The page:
In 1954, Berkeley became the first city in the United States to racially desegregate buses, 17 years before the desegregation of buses was written into the constitution. Sixteen years later, in 1970, UC Berkeley became one of the first college campuses to accommodate students with disabilities. Since the beginning, Berkeley has been one of the leading cities when it comes to pioneering both social and political progress.
In the 1960s, a surge of activism swept through the United States. Protests addressing the Civil Rights Movement, women’s rights, environmentalism, and the anti-Vietnam War movement were found across cities and university campuses.
UC Berkeley was no exception, and played its own roles in these movements. Rallies, protests and flier distributions were all organized on the campus regarding different movements. However, in the fall of 1964, UC Berkeley students, now participating in public protests, were being arrested by the hundreds. Media began portraying these protests as “liberals leading towards radicalism”, resulting in UC Berkeley administrators issuing orders that political activities led by students could no longer be carried out on the campus. This spurred the Free Speech Movement, where UC Berkeley students protested for their First Amendment right and with that, their rights to protest and advocate for causes they believed in.
With a forward-thinking and politically active university campus and city, the “Berkeley Bubble” was formed. The bubble is a designation of Berkeley as being sheltered from non-liberal opinions, with an almost entirely left-leaning population. According to Politico, within Alameda County, where Berkeley is located, 80.2 percent of the population voted democratic in the 2020 presidential election.
Marc Brilliant, an Associate Professor of History and American Studies at UC Berkeley, explained the social and educational impacts of the present day “Berkeley Bubble”.
“Like other forms of diversity, diversity of ideas, political and otherwise, strikes me as an important contributor to fostering a learning environment,” Brilliant wrote. “‘The Berkeley Bubble’ is defined, in part, by deep political partisanship, that, in turn, serves to limit exposure to, and engagement with, diversity of political ideas and the learning that comes from that.”
Lenka Simon, a junior at Berkeley High School expressed a similar sentiment.
“I think (the bubble) limits the discussions we can have in class,” Lenka Simon said. “It feels like everybody shares the same opinion, and so you’re not really having a debate. You’re just bringing up more points to support the conclusion that you already have.”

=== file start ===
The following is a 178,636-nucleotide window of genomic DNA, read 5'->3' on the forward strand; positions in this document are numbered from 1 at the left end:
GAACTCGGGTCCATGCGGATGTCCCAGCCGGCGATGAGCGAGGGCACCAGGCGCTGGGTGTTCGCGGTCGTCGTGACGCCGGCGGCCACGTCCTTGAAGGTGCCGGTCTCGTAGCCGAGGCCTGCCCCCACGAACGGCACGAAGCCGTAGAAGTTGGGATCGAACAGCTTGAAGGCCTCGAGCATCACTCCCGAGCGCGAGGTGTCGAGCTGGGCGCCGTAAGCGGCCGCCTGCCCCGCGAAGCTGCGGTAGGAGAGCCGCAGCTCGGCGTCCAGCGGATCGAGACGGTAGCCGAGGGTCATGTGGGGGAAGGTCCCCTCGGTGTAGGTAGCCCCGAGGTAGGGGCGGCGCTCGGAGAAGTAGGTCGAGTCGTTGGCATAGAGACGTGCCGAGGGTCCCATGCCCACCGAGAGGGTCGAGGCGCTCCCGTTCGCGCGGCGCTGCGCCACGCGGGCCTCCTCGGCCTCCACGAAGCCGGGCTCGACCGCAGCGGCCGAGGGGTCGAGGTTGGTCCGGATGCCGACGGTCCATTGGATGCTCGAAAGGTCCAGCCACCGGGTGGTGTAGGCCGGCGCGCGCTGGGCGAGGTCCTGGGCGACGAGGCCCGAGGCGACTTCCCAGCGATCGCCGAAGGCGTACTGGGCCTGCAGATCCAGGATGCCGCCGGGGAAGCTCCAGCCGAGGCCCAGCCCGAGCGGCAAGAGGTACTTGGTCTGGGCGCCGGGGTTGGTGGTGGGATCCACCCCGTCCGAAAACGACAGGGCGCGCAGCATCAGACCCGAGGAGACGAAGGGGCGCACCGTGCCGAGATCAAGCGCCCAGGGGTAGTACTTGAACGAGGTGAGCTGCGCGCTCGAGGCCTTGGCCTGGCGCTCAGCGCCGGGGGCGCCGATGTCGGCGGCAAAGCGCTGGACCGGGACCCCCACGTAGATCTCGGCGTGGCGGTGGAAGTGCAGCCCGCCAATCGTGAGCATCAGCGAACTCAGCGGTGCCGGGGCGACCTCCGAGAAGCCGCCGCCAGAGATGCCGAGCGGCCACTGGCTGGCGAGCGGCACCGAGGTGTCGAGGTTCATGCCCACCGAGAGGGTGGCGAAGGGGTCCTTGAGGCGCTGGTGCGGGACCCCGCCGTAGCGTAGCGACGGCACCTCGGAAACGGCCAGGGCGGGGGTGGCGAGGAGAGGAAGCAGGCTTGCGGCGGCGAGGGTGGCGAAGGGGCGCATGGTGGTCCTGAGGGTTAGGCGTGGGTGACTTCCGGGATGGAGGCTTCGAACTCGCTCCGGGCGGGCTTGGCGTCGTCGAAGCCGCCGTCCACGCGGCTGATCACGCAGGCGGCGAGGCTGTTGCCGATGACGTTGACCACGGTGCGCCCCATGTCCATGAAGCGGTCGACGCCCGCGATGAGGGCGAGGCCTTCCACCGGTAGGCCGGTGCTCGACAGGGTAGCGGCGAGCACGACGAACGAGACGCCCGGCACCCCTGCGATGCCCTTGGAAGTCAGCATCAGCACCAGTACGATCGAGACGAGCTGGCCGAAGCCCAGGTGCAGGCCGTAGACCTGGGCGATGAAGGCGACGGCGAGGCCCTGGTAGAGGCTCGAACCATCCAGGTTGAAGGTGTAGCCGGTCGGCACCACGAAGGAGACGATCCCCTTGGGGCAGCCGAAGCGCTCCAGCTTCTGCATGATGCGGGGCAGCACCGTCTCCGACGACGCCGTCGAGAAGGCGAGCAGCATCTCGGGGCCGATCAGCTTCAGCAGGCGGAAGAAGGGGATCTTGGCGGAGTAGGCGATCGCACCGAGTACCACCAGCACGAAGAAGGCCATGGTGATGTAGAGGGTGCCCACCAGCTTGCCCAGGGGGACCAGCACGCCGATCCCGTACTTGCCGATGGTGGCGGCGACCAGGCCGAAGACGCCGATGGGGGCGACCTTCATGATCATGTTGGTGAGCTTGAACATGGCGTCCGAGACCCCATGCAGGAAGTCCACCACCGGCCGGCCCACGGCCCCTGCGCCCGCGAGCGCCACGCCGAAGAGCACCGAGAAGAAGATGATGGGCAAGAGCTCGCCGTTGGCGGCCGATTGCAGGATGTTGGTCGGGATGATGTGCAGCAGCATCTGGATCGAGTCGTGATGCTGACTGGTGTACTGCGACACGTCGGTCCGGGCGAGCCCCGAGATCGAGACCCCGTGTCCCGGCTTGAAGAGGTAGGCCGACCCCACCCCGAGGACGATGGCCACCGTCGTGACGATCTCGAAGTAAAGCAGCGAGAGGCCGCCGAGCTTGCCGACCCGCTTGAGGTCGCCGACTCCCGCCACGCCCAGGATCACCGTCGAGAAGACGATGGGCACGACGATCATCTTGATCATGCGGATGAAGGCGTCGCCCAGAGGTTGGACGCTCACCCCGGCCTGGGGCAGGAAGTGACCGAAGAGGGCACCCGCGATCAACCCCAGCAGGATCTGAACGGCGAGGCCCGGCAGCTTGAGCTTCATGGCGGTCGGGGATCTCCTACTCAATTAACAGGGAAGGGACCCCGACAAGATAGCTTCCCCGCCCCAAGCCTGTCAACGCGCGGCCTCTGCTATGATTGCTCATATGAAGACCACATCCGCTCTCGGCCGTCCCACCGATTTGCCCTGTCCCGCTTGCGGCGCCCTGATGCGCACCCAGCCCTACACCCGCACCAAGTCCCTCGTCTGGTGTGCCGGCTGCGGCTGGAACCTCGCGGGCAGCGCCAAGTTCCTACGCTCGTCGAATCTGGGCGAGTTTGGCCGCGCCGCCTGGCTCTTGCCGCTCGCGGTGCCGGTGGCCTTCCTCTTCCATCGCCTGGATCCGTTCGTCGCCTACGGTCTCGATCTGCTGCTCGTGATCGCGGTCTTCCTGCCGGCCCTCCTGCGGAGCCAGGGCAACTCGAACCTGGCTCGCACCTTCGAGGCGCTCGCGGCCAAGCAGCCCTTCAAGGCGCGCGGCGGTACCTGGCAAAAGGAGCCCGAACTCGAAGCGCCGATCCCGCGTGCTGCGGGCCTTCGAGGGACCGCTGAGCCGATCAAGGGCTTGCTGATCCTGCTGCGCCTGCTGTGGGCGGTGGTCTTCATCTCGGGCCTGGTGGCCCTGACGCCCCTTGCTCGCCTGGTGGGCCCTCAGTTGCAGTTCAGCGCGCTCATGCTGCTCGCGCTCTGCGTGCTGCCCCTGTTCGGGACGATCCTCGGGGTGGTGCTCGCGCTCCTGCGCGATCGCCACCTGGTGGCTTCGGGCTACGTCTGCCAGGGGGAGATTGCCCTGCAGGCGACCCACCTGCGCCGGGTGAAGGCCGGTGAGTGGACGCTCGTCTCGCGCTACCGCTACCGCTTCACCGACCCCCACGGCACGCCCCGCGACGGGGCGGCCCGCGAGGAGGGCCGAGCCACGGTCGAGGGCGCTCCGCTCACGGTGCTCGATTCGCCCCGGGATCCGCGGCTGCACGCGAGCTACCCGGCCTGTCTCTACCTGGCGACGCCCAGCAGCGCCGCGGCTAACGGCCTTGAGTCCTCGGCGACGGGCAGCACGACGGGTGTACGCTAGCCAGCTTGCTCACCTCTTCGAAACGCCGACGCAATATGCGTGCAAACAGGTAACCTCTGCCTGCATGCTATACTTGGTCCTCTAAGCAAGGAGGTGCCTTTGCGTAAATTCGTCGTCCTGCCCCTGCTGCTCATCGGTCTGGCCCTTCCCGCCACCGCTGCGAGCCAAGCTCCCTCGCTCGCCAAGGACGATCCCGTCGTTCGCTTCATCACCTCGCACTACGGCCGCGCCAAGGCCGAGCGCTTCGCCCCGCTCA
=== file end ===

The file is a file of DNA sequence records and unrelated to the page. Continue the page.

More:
Because of this, Simon wants to go outside of the Bay Area for college so that they can interact with people who have different perspectives in any political or common views. Inclusivity and familiarity can be a result of being surrounded by like minded people, but engaging with contrasting ideas or political beliefs has its own benefits. According to Simon, these benefits include gaining insight and seeing different opinions.
Kai Fang-Stillman, a junior at BHS, attended an international school in Switzerland from the sixth grade until their sophomore year, where students came from several different countries, and a larger scope of political ideologies were present.
“There is really no discussion here (in Berkeley) which, for some issues, I agree that they shouldn’t have to be discussed and there are two clear sides,” Fang-Stillman said. “But for most things, they can be discussed, and it shouldn’t be dismissed because it’s educational and it enables people to be more open minded. Having this kind of bubble makes it a bit hard for people in the Bay Area to go outside and realize that it’s not the same everywhere.”
Tristan Jesadavisut, a junior at BHS, also attended several international schools in England, Cambodia, and Thailand. In contrast to his other schools, Jesadavisut found the majority of students and faculty at BHS have similar opinions. Jesadavisut also expressed that there seemed to be an expectation that every student was liberal or democratic, an assumption that limits the range of possible conversations.
“Mostly everyone (at BHS) has the same opinions, and mostly, you are kind of shamed for having a different opinion,” Jesadavisut said.
Fang-Stillman described a similar perspective describing the “Berkeley bubble” as somewhat unrealistic.
“What I’ve noticed here (is that everything has) to be politically correct … Everyone has to have the same political ideas, which I feel like is not realistic,” Fang-Stillman said.
Despite the restrictions the “Berkeley Bubble” creates, it has positively influenced the BHS curriculum in many ways, including the addition of an Ethnic Studies class. Appreciating the autonomy that comes with the “Berkeley Bubble”, Ann Sperske, a BHS social studies teacher for Academic Choice, explained the benefits of the “Berkeley Bubble”.
“That autonomy lends itself to teaching about topics that are difficult sometimes for other teachers to approach whether it’s about slavery, or about other humanities based topics,” Sperske said. “So that autonomy gives us a lot of freedom … that we wouldn’t have in other places.”
Sperske continued, “The freedom in Berkeley (allows for) social justice issues to be brought up more frequently in classrooms,” Sperske said. “We can talk about climate change, there are no book bans, we can talk about doctor assisted suicide, we can talk about abortion rights, and reproductive rights. There’s a lot of things that we can actually address in (Berkeley) classrooms that other people in other states cannot.”